Wednesday, June 12, 2019

The Waiting Game

I wanted to share with you all a case that we had recently at NAAH that really put everyone through a range of emotions. Christy is a 9 year old Labrador that began seeing us in 2017. She's such a sweet girl, and it's so exciting getting to see her when she comes by. She normally comes with her sister, Summer. They are both the sweetest dogs ever. Christy has these big brown eyes that draw you in to immediately pat her head or give her a scratch on the chin. Christy had gained a little weight in 2018 and her owner wanted help to get her weight down. When Christy came in for a dental cleaning in January, she had lost 15 pounds. Great, right? Well, I was pretty excited until I looked a little closer. What should have taken her 4 months to lose, had only taken her 2 weeks. Her labwork was totally normal. Given Christy's breed and age, I had a sinking suspicion something more nefarious was the culprit. An ultrasound of her abdomen confirmed what I had feared. She had a tumor about the size of a baseball coming from her spleen. 

Here's the deal -- when we find a splenic tumor in a patient, it's almost always best to surgically remove the spleen. This is because splenic tumors are at risk of rupturing, leading to bleeding in the abdomen.  With most cancerous tumors in dogs, we can know what specific type of tumor we are dealing with prior to surgical removal. This helps us and the owner know the pet's prognosis, survival time post surgery, etc. With splenic tumors, we can't do this prior to surgery. We have no idea what specific type of splenic tumor it is until after surgery. A benign type of tumor means a wonderful prognosis with a normal life expectancy, whereas an aggressive, malignant tumor is quite the opposite. So, until we perform surgery and send the tumor to a pathologist, it's an anxiety-ridden waiting game.

Christy's surgery was scheduled for 2 days later. Everyone was rooting for Christy on surgery day. From the client service reps greeting her when her owner brought her in, the technicians getting blood samples prior to surgery and basically anyone within arm reach of her, Christy got a reassuring pat on the head. Surgery went great and she went home the next morning. Now for the hard part -- waiting. For 4-5 days, we wait to hear back from the pathologist. The weekend passed and the next work week began. Finally on Wednesday, I got an email saying that the pathology results were in...the tumor was benign! What great news! I called the owner immediately and he was overjoyed. He was thrilled that Christy, his faithful friend, who had been a constant companion for him for a long time, would be around for a good while.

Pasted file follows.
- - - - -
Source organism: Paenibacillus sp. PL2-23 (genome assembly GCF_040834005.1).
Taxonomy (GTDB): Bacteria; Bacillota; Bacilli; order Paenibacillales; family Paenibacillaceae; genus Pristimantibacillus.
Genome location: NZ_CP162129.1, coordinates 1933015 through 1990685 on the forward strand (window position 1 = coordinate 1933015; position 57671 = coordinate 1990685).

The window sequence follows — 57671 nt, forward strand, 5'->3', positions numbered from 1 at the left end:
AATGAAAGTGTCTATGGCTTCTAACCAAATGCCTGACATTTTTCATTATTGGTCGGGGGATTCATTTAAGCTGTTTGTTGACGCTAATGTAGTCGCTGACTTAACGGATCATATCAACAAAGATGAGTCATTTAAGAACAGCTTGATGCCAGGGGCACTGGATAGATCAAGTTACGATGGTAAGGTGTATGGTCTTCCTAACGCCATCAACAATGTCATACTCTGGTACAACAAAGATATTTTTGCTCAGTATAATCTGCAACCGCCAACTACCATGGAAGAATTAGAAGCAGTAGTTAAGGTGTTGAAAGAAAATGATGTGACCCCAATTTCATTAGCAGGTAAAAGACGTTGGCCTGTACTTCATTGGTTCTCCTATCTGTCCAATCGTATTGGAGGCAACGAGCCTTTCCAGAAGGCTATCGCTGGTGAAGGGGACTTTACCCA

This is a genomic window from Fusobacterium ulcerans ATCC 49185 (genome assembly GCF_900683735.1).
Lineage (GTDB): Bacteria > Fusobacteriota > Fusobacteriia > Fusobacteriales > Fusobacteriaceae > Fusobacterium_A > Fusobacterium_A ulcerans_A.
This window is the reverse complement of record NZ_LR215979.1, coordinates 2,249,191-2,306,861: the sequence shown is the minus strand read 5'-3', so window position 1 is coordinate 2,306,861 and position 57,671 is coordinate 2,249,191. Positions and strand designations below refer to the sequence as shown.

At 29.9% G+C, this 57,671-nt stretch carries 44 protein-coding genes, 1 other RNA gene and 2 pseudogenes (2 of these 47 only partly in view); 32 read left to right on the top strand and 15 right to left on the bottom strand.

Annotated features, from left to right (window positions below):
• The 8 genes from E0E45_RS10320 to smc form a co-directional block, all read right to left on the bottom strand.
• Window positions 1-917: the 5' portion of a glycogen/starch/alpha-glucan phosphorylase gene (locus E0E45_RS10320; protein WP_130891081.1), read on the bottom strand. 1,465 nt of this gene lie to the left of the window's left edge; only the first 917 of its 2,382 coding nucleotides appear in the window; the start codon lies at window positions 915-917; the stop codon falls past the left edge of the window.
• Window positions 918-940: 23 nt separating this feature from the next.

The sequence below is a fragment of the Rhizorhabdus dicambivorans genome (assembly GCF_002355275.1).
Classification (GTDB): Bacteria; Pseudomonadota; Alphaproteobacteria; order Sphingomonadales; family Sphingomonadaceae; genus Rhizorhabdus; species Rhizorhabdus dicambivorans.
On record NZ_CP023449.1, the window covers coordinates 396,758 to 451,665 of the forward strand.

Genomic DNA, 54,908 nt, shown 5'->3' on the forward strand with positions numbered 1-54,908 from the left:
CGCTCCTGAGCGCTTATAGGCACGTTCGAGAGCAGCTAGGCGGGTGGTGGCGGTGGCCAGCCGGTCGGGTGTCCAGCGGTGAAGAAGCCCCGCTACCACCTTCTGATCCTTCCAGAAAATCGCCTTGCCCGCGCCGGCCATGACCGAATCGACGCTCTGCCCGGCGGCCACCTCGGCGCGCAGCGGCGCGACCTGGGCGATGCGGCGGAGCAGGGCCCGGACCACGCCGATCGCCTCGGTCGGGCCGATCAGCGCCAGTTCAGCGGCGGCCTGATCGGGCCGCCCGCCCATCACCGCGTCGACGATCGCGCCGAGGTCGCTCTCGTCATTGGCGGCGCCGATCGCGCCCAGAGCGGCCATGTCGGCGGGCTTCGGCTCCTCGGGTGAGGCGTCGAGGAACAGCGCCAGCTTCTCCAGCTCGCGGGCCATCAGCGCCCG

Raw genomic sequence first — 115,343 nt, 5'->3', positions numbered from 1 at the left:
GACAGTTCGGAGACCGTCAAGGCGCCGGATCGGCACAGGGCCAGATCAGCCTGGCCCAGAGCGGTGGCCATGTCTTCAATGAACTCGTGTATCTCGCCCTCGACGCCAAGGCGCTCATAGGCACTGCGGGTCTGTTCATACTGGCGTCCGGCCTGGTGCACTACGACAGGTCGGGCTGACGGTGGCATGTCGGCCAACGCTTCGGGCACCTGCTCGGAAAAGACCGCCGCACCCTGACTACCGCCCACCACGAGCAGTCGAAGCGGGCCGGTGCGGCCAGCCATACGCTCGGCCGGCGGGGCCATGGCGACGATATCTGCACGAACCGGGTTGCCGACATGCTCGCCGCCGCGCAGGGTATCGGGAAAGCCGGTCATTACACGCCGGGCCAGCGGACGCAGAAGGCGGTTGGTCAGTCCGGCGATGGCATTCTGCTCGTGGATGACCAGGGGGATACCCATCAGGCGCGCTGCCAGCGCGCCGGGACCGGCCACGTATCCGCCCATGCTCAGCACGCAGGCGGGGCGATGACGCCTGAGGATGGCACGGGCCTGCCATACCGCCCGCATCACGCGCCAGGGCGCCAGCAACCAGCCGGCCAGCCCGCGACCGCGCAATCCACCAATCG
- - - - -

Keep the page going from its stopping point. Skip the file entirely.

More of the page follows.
Now that's something we can all celebrate.

Dr. T 

- Christy and her big brown eyes -






Wednesday, May 29, 2019

Family

Well it's been a while since we've posted on our blog and I thought we'd try to get it going again! Enjoy a little behind the scene look at life at NAAH! Please comment with any topics you'd like to see in the future!

Family. Family means a lot of different things to people. As one of our core values here at NAAH, the word family describes the relationship our team has with one another. When my 1 year old has been sick, I can count on a call or text checking on him. When someone's father is in the hospital, it's for sure going to come up as a prayer request at our daily morning huddle. We genuinely care about each other and can tell when somebody is having a bad day. With 1/3 of our life being spent at our job, it's important to have a solid support system at work. That's something that we are fortunate to have at NAAH. "Family" also forms the groundwork for the experience we strive to create with our clients and their pets. Going to the veterinarian can be stressful for the pets as well as their 2 legged owners. We aim to give both you and your pet a positive experience from the time you walk in the door to the time you leave the parking lot. Whether it's taking the time to thoroughly explain what's going on with your pet or taking a bag of food out to your vehicle, we really want to make our clients and their pets feel like they're part of our family, because they are!